John Preston is a British Agent with the task of preventing the Russians detonating a nuclear explosion next to an American base in the UK. The Russians are hoping this will shatter the "special relationship" between the two countries.
A war veteran tries to investigate the murder of his son who was working as a Russian translator for the British intelligence service during the Cold War. He meets a web of deception and paranoia that seems impenetrable.
Following the suicide of an elderly Jewish man, a journalist in possession of the man's diary investigates the alleged sighting of a former S.S. Captain, who commanded a concentration camp during World War II.
KGB agent Major Valeri Petrofsky has been reassigned at the request of the KGB Chairman for a secret mission wherein he is sent to England to establish a residence near an American military base and receive various items from couriers from the USSR. John Preston is the top British spy catcher, currently at odds with his superior because he doesn't lick his boots. After he conducts an operation without his superior's permission caused his superior some embarrassment, he is reassigned to the menial task of overseeing airports and ports. One day one the couriers Petrofsky was expecting comes off a freighter has an accident which leaves him dead. Preston is informed by the pathologist that the man is not a seaman so Preston goes through his things and finds that he was carrying something which he is told is an atomic bomb component. Preston now suspects that someone is bringing in parts for an atomic bomb, his superior doesn't want to let Preston be proven right so he doesn't authorize ...Written by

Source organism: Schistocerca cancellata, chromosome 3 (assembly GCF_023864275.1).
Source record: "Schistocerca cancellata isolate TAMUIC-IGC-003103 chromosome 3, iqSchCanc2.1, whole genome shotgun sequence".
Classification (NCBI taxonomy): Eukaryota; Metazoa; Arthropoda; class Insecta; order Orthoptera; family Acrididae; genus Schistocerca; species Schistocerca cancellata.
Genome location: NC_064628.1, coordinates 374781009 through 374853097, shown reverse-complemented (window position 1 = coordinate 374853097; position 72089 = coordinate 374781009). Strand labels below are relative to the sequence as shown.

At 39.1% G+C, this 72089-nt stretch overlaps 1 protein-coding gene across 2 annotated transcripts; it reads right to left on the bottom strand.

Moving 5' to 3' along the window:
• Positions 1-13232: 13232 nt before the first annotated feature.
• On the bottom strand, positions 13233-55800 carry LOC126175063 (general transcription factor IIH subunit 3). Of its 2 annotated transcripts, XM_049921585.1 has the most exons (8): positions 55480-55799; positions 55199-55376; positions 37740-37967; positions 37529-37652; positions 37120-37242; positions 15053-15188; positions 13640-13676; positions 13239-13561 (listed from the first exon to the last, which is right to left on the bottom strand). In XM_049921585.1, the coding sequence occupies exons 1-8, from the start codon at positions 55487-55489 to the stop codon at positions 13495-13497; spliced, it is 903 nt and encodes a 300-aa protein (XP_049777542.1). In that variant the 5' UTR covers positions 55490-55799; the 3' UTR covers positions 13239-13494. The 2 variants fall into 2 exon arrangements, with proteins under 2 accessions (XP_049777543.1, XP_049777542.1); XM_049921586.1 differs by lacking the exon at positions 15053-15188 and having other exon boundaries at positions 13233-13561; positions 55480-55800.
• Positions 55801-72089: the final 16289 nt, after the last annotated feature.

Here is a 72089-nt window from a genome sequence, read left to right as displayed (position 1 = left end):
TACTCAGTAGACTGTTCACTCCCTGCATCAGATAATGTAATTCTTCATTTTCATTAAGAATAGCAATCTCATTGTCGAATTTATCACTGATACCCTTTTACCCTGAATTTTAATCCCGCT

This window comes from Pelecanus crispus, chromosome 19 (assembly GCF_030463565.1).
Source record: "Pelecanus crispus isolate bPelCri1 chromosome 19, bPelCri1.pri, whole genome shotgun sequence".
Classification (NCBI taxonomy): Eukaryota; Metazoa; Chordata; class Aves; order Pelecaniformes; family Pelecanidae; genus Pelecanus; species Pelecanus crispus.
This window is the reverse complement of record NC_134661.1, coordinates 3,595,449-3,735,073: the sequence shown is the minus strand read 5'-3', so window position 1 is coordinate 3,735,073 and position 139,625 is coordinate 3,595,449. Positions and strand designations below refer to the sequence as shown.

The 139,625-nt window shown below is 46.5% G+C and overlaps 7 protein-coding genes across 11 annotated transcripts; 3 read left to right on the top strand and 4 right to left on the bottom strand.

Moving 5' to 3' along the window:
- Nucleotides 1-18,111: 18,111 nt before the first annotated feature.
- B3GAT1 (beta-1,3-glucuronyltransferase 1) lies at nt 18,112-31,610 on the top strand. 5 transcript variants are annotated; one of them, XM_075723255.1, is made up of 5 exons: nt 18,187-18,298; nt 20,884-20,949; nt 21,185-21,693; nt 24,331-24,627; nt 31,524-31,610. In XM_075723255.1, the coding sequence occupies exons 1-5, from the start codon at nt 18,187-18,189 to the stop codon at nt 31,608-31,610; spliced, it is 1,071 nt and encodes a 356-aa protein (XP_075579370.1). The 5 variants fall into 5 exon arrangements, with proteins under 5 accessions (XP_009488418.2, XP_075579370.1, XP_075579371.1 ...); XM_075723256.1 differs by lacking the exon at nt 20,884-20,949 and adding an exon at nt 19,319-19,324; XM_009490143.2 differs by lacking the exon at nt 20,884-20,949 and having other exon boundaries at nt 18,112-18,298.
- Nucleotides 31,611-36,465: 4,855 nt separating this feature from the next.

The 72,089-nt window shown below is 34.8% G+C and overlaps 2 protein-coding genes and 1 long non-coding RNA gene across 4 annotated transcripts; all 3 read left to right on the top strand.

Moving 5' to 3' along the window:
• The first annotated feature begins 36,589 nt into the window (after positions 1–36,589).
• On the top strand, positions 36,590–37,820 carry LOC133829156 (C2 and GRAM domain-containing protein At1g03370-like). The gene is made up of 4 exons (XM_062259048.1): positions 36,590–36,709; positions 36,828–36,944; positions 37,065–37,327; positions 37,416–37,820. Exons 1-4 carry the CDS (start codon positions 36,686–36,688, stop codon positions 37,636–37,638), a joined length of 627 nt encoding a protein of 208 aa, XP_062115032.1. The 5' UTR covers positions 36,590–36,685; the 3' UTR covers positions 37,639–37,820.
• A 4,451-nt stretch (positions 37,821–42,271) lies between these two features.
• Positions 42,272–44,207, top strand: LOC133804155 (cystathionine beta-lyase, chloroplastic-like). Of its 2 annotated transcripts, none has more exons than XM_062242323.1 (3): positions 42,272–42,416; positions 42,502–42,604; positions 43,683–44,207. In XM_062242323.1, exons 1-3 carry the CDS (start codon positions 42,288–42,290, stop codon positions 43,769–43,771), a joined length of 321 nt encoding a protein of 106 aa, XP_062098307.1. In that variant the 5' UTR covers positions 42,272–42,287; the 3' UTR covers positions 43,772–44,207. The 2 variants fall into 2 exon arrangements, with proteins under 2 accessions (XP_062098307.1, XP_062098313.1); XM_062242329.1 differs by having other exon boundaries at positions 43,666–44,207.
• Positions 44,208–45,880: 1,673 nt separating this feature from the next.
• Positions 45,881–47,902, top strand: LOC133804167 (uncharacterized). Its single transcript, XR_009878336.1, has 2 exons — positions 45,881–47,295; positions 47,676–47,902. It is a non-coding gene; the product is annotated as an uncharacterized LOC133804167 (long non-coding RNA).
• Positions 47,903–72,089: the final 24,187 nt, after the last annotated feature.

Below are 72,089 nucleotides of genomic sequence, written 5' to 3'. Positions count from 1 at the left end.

This movie was released three years after its source novel was published. See more »
When Valeri Petrofsky is driving down a country lane in a blue ford, the crew/equipment in front of it can be seen on the reflection on the front of the car. See more »
[Petrovsky is engaged in a drinking game with McWhirter]
[holding up his vodka]